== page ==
A Lot or a Little?
What you will—and won't—find in this book.
Poems by Dylan Thomas and Alfred Tennyson preface the book and support the entire narrative. The symbolism of the Tennyson poem proves critical to Cassia's growing understanding of the rebellion she seeks to join. Books and the arts, essentially those banned by the Society, are treated with reverence.
For these teens, resignation means death. At this stage of the story, they have little choice but to fight on -- and to do so requires the difficult task of looking out for their own interests while working as a team. They're acutely aware that every action has consequences, and that the most meaningful relationships can be the most complicated ones.
Positive Role Models
Cassia, Ky, and the companions they meet along the way are brave and spirited. Trust isn't easy for any of them, but they find the courage to put their faith in each other (some more than others). Cassia and Ky aren't hardened by the violence they witness; they remain empathetic throughout.
Violence & Scariness
This book is much more brutal than the series opener, putting readers in the thick of the violence alluded to earlier. It opens with Ky disposing of the body of a boy who died of thirst. Children sent the Outer Provinces are effectively given a death sentence, facing lack of food and water and deadly attacks. A friend of Ky's is killed in an explosion; Cassia and her companion find a plain covered with burned bodies after an attack. Condie doesn't linger on these scenes, but they recur often to underscore the severity of the teens' situation and the stakes.
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Sex, Romance & Nudity
Mostly kissing. Cassia and Ky slip off alone for a night together, but that's all the detail given -- readers can infer what they will. There's also the strong suggestion that a young boy and a young girl have sex, but again, nothing explicit.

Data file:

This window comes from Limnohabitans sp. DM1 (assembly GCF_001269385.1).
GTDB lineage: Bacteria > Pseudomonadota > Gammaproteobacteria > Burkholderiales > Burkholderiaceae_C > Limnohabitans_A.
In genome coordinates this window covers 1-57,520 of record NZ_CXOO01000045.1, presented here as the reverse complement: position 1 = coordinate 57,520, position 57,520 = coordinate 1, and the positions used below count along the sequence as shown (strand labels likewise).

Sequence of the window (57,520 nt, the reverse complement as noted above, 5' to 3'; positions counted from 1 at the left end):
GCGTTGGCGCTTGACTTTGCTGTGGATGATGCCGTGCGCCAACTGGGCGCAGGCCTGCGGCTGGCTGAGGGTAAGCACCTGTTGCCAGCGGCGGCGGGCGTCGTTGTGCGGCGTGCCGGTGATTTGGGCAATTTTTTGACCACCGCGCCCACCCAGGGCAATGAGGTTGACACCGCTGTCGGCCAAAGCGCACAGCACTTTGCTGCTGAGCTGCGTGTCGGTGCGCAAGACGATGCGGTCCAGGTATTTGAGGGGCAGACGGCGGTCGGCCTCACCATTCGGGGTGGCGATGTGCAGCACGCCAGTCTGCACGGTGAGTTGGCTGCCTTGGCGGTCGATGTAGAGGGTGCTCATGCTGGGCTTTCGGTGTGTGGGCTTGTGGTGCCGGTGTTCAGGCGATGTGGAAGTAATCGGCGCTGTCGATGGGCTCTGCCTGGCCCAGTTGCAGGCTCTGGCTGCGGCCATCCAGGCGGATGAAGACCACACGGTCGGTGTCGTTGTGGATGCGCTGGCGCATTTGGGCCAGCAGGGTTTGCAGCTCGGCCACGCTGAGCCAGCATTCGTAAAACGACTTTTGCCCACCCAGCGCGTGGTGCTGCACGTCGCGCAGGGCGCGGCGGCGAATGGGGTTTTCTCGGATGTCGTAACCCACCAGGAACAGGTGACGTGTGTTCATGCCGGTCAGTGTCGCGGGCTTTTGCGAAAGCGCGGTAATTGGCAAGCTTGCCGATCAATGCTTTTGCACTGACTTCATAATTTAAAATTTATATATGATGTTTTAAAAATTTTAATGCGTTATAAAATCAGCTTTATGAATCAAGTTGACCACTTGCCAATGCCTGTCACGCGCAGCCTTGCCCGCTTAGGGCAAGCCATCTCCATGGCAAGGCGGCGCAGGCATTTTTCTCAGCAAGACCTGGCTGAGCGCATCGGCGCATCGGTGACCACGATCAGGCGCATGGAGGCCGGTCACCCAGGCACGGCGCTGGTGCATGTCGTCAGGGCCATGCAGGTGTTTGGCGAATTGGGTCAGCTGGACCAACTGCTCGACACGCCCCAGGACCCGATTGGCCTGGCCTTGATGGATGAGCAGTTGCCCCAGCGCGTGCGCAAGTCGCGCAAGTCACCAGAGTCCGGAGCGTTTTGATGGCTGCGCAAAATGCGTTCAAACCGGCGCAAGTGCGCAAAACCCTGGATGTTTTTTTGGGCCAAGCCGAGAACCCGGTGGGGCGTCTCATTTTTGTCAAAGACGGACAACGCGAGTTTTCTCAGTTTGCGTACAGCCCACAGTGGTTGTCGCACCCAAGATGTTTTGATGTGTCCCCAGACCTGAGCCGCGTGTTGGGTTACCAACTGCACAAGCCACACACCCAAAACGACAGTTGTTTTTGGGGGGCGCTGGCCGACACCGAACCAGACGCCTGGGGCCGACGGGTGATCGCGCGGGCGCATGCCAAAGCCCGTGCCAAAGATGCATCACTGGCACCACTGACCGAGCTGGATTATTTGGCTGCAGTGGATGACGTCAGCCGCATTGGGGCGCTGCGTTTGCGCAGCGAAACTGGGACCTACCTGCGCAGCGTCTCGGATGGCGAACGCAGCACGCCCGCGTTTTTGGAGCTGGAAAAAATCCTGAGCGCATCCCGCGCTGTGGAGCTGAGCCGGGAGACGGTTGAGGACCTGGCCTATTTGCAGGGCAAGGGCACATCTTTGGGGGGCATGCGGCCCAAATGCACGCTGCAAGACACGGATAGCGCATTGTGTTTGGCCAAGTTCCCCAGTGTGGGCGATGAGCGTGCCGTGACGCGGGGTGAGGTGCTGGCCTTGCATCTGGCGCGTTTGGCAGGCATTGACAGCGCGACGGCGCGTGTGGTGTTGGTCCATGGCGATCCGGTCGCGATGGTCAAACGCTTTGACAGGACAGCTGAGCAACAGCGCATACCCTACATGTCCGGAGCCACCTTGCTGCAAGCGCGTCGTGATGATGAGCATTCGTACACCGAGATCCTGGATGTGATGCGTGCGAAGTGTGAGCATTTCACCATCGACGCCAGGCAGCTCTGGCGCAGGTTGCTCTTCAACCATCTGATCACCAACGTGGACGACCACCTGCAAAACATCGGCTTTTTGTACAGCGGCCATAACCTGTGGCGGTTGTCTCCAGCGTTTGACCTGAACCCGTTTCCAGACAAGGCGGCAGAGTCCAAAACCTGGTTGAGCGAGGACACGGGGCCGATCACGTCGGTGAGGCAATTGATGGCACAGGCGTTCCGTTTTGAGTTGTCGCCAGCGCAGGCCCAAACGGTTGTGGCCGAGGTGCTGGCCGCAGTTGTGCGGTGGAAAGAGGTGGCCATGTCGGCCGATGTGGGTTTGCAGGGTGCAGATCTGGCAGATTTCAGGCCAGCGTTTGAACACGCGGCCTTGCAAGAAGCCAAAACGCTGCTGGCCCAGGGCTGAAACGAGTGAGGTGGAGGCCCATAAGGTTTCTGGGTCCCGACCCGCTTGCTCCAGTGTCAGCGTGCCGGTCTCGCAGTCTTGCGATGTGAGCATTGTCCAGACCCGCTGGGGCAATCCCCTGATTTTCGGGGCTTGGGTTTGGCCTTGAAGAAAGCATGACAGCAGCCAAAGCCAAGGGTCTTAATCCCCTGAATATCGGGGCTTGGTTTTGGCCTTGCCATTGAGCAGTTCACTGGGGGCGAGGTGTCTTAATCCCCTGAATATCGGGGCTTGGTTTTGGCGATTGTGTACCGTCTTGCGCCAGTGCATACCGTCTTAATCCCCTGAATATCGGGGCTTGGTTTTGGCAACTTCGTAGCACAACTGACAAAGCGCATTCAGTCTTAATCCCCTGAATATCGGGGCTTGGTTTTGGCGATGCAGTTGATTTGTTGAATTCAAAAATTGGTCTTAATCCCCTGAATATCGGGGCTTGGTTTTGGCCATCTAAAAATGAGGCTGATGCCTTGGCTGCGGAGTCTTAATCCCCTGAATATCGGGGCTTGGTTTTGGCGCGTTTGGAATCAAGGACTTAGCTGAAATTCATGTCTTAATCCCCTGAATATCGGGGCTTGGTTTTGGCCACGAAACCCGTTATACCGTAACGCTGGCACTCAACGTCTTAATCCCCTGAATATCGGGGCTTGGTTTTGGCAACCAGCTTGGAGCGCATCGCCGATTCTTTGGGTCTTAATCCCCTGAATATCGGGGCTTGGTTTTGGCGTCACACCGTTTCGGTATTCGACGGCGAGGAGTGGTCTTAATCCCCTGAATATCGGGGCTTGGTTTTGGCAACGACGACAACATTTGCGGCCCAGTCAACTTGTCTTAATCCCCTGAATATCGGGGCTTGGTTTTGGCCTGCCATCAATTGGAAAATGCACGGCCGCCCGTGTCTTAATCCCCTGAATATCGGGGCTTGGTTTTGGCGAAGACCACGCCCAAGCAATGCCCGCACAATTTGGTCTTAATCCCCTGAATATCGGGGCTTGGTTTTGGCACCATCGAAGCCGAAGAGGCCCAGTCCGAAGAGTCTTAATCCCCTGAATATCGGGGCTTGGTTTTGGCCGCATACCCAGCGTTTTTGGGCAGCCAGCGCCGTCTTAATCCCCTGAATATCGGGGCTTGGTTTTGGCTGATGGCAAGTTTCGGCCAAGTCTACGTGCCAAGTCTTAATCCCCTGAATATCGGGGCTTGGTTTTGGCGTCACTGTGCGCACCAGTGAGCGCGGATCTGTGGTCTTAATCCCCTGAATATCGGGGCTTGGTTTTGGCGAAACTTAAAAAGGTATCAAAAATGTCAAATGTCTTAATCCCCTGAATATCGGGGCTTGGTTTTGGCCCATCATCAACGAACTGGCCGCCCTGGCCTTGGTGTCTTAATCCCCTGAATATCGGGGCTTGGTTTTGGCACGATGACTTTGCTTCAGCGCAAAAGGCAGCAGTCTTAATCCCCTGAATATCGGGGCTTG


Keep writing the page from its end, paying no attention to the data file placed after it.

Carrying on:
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Parents Need to Know
Parents need to know that this book is much more violent than its predecessor. The violence can be gruesome, including a scene with dozens of charred bodies after an attack. Young children, orphaned or taken from their families, are put into extraordinary peril by the Society that supposedly is caring for them.
Is It Any Good?
Told from the alternating viewpoints of Ky and Cassia, this is the journey stage of the saga, and while the getting-there can be plodding, there's much to discover on the way. The tone is very different from the first book, set in the polished, controlled Borough. The action -- and there's a lot of it -- is now in the wild Outer Provinces, where the Society uses its undesirables as cannon fodder. Away from Society oversight, the love story that blossomed in Matched grows thorny: Cassia and Ky had united against the Society's plans for them, but now they grapple with conflicting desires.
Ally Condie continues to write with a poetic voice, returning often to the poems that preface the novel. Yet after all the drama of the journey, the hurried conclusion is emotionally flat. Crossed is unlikely to seduce new readers, but fans will be fascinated by the farmers and their caves stuffed with treasured books, clues to the Society's sinister workings, and Xander's tantalizing secret.
Did we miss something on diversity?
Research shows a connection between kids' healthy self-esteem and positive portrayals in media. That's why we've added a new "Diverse Representations" section to our reviews that will be rolling out on an ongoing basis. You can help us help kids by suggesting a diversity update.